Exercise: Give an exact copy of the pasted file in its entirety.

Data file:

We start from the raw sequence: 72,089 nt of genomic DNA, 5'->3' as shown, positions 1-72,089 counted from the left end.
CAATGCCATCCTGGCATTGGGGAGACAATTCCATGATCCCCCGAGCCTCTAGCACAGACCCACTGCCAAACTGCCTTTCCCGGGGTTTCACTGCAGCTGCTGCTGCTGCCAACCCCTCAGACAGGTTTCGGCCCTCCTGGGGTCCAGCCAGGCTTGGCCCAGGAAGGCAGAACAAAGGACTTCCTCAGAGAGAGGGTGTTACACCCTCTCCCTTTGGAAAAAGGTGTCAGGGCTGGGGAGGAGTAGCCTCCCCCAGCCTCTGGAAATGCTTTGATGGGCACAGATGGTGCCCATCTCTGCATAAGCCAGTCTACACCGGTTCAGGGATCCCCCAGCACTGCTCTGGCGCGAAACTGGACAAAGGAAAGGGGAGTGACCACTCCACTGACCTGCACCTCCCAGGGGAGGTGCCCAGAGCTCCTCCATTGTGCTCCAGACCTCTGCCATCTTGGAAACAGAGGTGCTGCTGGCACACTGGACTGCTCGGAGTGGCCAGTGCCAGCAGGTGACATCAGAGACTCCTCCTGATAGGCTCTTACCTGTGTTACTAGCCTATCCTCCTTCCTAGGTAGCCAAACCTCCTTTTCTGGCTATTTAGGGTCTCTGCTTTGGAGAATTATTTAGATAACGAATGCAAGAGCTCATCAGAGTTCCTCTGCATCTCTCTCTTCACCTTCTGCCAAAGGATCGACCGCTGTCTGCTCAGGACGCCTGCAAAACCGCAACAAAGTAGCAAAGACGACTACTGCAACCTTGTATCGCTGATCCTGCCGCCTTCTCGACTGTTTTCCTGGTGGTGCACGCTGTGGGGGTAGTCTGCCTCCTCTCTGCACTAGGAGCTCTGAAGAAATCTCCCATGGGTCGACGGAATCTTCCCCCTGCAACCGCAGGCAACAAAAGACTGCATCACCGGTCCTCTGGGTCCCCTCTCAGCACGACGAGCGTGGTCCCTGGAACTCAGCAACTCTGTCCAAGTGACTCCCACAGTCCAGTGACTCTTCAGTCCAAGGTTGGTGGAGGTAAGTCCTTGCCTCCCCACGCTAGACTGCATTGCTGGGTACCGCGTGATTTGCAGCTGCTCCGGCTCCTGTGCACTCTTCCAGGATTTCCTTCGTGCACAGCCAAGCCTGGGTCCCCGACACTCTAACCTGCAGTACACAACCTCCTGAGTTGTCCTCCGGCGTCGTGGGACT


We start from the raw sequence: 72,089 nt of genomic DNA, 5'->3' as shown, positions 1-72,089 counted from the left end.
CAATGCCATCCTGGCATTGGGGAGACAATTCCATGATCCCCCGAGCCTCTAGCACAGACCCACTGCCAAACTGCCTTTCCCGGGGTTTCACTGCAGCTGCTGCTGCTGCCAACCCCTCAGACAGGTTTCGGCCCTCCTGGGGTCCAGCCAGGCTTGGCCCAGGAAGGCAGAACAAAGGACTTCCTCAGAGAGAGGGTGTTACACCCTCTCCCTTTGGAAAAAGGTGTCAGGGCTGGGGAGGAGTAGCCTCCCCCAGCCTCTGGAAATGCTTTGATGGGCACAGATGGTGCCCATCTCTGCATAAGCCAGTCTACACCGGTTCAGGGATCCCCCAGCACTGCTCTGGCGCGAAACTGGACAAAGGAAAGGGGAGTGACCACTCCACTGACCTGCACCTCCCAGGGGAGGTGCCCAGAGCTCCTCCATTGTGCTCCAGACCTCTGCCATCTTGGAAACAGAGGTGCTGCTGGCACACTGGACTGCTCGGAGTGGCCAGTGCCAGCAGGTGACATCAGAGACTCCTCCTGATAGGCTCTTACCTGTGTTACTAGCCTATCCTCCTTCCTAGGTAGCCAAACCTCCTTTTCTGGCTATTTAGGGTCTCTGCTTTGGAGAATTATTTAGATAACGAATGCAAGAGCTCATCAGAGTTCCTCTGCATCTCTCTCTTCACCTTCTGCCAAAGGATCGACCGCTGTCTGCTCAGGACGCCTGCAAAACCGCAACAAAGTAGCAAAGACGACTACTGCAACCTTGTATCGCTGATCCTGCCGCCTTCTCGACTGTTTTCCTGGTGGTGCACGCTGTGGGGGTAGTCTGCCTCCTCTCTGCACTAGGAGCTCTGAAGAAATCTCCCATGGGTCGACGGAATCTTCCCCCTGCAACCGCAGGCAACAAAAGACTGCATCACCGGTCCTCTGGGTCCCCTCTCAGCACGACGAGCGTGGTCCCTGGAACTCAGCAACTCTGTCCAAGTGACTCCCACAGTCCAGTGACTCTTCAGTCCAAGGTTGGTGGAGGTAAGTCCTTGCCTCCCCACGCTAGACTGCATTGCTGGGTACCGCGTGATTTGCAGCTGCTCCGGCTCCTGTGCACTCTTCCAGGATTTCCTTCGTGCACAGCCAAGCCTGGGTCCCCGACACTCTAACCTGCAGTACACAACCTCCTGAGTTGTCCTCCGGCGTCGTGGGACT